by "Bolton Museum, Art Gallery & Aquarium" <bolnathist/gn.apc.org>
Date: Thu, 17 Aug 2000
To: apisto/listbox.com

HI all. Those of you who are also subscribed to the sacsg list may 
have noticed my posting about the Biotoecus I purchased over the 
weekend. I'm afraid I didn't get round to posting anything on this 
list, it's the school holidays here and I'm run off my feet.
Anyway, an update on their progress;
After buying three young wild fish from a local large outlet(very 
emaciated, tatty fins) I was concerned about getting some 
condition back on them. The largest was about 1.25" in length, the 
other two under an inch. They had been in the outlet for a week and 
that is a long time for fish like this to go without decent food.
I thought they would have a better chance with me than in the 
shop, fish like this do not thrive on once-daily flake food.
Anyway, the next day the three I had were dong fine, so I thought it 
would be a good idea to pick up a couple more, so there would be 
some to pass on if anyone in the U.K. couldn't get to the outlet in 
the next few days.
there were only two fish which really looked worth getting when I 
went back, so I purchased these.
Unfortunately, before 24 hours had passed, the largest original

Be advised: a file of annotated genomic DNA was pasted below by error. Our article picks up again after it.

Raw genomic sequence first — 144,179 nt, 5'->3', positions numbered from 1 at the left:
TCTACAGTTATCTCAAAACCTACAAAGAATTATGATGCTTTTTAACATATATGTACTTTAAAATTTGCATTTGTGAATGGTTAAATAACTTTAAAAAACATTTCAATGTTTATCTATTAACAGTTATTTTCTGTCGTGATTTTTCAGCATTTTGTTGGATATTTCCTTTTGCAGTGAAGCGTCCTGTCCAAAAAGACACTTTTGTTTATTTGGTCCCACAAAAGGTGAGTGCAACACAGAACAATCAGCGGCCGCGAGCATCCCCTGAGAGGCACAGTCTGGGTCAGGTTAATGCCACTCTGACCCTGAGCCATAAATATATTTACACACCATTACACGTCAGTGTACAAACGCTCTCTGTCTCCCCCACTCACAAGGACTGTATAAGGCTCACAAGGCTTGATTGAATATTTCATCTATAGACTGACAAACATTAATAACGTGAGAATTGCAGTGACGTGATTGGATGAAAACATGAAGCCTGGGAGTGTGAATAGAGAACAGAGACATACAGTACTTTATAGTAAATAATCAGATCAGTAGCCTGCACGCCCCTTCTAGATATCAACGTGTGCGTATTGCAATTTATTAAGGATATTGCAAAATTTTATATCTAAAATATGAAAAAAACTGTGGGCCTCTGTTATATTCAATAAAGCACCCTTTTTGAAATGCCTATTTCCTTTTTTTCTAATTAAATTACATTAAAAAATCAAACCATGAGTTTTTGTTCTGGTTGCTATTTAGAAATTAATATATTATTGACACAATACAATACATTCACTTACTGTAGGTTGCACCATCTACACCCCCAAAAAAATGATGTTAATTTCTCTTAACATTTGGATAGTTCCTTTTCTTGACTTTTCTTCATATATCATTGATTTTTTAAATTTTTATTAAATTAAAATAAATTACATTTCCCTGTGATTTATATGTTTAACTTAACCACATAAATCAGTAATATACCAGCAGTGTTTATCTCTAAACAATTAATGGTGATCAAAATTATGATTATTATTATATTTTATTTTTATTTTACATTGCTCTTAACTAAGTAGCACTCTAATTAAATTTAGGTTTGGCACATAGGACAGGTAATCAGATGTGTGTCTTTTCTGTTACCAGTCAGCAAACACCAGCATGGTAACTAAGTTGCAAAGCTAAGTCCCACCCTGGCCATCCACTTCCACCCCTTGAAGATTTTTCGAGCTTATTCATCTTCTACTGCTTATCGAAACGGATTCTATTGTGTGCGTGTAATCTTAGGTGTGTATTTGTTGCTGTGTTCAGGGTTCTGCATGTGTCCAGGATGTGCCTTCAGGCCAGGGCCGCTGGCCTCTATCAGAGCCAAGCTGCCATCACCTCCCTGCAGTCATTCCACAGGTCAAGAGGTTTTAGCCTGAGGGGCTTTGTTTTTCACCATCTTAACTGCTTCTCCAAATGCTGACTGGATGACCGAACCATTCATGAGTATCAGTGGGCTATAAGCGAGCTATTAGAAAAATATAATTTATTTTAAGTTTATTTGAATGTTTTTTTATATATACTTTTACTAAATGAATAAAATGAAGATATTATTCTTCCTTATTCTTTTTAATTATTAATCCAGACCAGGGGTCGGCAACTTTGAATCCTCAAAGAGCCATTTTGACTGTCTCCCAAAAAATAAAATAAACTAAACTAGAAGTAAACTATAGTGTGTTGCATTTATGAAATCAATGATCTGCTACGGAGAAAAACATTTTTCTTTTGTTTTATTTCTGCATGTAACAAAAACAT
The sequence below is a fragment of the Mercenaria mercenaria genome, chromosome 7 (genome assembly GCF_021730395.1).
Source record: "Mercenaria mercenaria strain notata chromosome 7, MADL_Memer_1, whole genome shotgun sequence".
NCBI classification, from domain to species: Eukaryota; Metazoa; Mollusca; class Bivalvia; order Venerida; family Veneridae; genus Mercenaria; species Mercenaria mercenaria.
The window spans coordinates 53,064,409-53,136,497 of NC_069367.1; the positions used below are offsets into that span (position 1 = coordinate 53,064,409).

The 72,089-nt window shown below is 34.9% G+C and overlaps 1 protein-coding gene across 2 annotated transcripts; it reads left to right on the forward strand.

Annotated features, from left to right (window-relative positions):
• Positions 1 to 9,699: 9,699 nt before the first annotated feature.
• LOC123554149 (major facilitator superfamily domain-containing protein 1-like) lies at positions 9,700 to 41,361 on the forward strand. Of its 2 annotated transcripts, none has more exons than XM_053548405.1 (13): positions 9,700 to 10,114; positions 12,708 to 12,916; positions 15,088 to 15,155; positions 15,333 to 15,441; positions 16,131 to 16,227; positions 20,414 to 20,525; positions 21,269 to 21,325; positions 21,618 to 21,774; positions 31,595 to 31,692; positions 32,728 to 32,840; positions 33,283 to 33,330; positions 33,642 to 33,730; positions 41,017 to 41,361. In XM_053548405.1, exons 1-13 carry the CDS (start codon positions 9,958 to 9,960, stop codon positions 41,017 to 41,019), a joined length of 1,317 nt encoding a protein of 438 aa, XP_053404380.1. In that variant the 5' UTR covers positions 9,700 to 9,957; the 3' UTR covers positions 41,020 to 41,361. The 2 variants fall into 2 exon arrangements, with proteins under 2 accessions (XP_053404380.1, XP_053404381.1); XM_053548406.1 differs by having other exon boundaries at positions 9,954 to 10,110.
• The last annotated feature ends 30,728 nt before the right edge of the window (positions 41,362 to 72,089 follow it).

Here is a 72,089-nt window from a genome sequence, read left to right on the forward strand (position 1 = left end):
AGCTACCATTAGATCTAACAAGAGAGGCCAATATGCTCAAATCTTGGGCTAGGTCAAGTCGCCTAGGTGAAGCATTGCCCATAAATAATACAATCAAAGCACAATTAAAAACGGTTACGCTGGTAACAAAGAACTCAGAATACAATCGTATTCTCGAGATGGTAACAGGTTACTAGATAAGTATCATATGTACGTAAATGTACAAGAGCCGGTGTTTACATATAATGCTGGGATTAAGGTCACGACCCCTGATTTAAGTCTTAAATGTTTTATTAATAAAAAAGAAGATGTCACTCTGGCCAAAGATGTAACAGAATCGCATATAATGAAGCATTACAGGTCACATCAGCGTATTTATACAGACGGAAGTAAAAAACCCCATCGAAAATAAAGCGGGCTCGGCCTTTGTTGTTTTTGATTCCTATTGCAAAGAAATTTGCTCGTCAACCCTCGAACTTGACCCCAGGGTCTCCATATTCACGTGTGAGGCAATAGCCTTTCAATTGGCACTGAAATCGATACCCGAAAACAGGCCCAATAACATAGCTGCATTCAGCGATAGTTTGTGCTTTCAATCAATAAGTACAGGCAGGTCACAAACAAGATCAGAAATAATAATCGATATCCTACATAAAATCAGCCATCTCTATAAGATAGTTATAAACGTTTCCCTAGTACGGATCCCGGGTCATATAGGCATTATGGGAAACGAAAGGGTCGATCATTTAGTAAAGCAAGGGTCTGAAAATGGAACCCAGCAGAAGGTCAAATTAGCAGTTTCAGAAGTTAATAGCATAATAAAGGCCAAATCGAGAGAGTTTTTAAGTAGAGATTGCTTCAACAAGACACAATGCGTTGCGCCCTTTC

individual had efficiently destroyed the two newcomers.Basically, 
when I got up the next morning they were stripped and battered, 
one already dead the other very soon followed.
This was in 40 gallons of water with plenty of cover!
The original large fish was swimming round in a head down display 
like Taenicara candidi looking for someone else to kill, but giving 
the other two original fish no more than a quick chase out of the 
centre of it's territory.
So why were the two newcomers wiped out but not these?

I can only guess that this dominant individual accepted the two 
smaller original fish as part of the scenery as they all settled in, but 
saw the newcomers as intruders.
It's now Thursday and all three fish are doing really well, with no 
more aggression than the quick chases I mentioned.
If any U.K. list members fancy some but can't get to the North-
West in the next couple of days I'll try and get what's left (if any) 
and house them separately until you get down (that doesn't mean 
anytime in the next 6 months though!).
They really are beautiful fish. I thought the pics in Mayland and 
Bork had been highly enhanced , but when these fish catch the 
light the colours and iridescence are superb.
Pete Liptrot
Bolton Museum Aquarium
Le Mans Crescent, Bolton BL1 1SE
01204 332200




RE: Dwarf biotope

by "Liptrot, Pete" <pete.liptrot/bolton.gov.uk>
Date: Wed, 4 Apr 2001
To: "'apisto/listbox.com'" <apisto/listbox.com>

>I'm surprised that no one has mentioned two wonderful >books:
>Goulding, Michael.  1980.  The Fishes and the forest: 

>Goulding, M., M. Leal Carvalho, & E. G. Ferreira.      >1988.  Rio Negro:
Rich Life in Poor Water.

Both these can be pretty difficult to purchase, but inter-library loans are
ususally successful in obtaining them.
To these I would add "Fish Communities in Tropcal Freshwaters" by R.H.
Lowe-McConnell published by Longman in 1975, and "Ecological studies in
Tropical Fish Communities" by the same author. This latter one is available
from Cambridge University Press.
Pete.